Madam Speaker, the member for Durham shares the same profession as me, not just in this chamber but also as a lawyer, called to the Law Society of Ontario. When something is before the courts, as the issue of the third-party production of documents that relate to Vice-Admiral Norman's ability to marshal a defence is, it is a serious matter. It is before the courts in the province the member for Durham and I share. There is a judge actively deliberating on this very matter we are discussing.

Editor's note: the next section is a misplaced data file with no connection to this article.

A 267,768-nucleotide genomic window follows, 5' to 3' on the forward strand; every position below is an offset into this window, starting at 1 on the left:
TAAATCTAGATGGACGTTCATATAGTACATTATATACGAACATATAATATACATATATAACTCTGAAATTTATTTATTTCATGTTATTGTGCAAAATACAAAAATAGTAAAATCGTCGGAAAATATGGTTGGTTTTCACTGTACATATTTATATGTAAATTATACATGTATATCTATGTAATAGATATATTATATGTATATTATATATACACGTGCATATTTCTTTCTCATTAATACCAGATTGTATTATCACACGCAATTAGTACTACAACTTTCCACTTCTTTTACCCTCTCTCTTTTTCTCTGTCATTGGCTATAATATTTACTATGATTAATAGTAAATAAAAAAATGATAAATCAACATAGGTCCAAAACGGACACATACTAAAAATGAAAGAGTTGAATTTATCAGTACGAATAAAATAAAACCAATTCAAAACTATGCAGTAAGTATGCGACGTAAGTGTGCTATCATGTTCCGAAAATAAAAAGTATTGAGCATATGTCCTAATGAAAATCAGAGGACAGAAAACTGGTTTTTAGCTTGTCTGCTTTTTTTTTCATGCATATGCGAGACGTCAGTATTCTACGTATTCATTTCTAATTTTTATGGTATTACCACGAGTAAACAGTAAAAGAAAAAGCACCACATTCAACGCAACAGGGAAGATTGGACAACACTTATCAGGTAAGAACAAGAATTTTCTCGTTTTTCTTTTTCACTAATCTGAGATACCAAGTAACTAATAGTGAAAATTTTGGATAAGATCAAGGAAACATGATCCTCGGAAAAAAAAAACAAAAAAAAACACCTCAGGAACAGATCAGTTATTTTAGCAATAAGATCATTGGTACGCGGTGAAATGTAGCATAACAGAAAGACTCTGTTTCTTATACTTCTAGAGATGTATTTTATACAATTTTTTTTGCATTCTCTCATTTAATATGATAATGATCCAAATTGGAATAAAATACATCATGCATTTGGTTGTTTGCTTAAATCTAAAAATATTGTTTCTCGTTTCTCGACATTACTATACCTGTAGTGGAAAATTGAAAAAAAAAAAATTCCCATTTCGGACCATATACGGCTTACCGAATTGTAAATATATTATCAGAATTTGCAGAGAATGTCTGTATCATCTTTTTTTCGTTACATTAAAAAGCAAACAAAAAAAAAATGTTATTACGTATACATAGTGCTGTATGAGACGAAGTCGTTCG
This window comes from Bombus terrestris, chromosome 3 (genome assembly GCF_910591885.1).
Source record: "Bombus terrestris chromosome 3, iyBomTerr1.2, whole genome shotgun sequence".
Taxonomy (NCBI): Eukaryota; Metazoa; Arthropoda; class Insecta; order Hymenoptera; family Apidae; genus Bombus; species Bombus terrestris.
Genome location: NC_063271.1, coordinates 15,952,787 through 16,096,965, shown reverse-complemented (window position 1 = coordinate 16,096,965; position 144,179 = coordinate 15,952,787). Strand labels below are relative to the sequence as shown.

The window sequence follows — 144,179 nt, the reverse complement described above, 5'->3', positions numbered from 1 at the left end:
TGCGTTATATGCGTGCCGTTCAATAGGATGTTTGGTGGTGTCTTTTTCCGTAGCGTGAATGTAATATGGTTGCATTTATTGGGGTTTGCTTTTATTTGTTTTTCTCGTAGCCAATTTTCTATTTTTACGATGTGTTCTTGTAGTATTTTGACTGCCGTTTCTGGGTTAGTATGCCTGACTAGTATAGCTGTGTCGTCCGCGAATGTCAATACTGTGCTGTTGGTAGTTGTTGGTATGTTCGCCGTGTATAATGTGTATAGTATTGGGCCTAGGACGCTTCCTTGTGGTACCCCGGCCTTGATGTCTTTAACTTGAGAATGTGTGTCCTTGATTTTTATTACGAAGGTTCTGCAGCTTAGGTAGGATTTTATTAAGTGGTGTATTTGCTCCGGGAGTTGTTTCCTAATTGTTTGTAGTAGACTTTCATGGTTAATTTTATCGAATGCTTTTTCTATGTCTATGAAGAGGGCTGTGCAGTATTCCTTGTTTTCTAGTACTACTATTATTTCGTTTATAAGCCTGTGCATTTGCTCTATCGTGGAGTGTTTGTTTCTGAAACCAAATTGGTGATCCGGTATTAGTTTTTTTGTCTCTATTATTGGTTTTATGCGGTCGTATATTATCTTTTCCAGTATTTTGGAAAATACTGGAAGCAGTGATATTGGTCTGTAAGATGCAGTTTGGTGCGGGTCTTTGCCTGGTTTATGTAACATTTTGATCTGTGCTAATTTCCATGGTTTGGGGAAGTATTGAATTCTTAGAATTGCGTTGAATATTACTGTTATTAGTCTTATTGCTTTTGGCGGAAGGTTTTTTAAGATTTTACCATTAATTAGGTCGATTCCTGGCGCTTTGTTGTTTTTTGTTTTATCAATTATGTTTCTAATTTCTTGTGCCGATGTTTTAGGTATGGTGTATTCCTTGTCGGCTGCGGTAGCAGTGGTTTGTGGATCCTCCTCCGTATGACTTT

There is a very important reason parliamentarians are under the rubric and the circumscription of the sub judice rule. It is so we do not say things that might unduly influence or be perceived to influence a judge sitting in the province of Ontario deliberating on this very matter.
The rationale is articulated this way:
Members are expected to refrain from discussing matters before the courts, or under judicial consideration, in order to protect those involved in a court action or judicial inquiry against any undue influence through the discussion of the case.... It is deemed improper for a Member, in posing a question, or a Minister in responding to a question, to comment on any matter that is [before the courts].
That quote was actually used by the member for Durham's former colleague, Peter Van Loan. I am just wondering why he does not believe it is applicable in this case.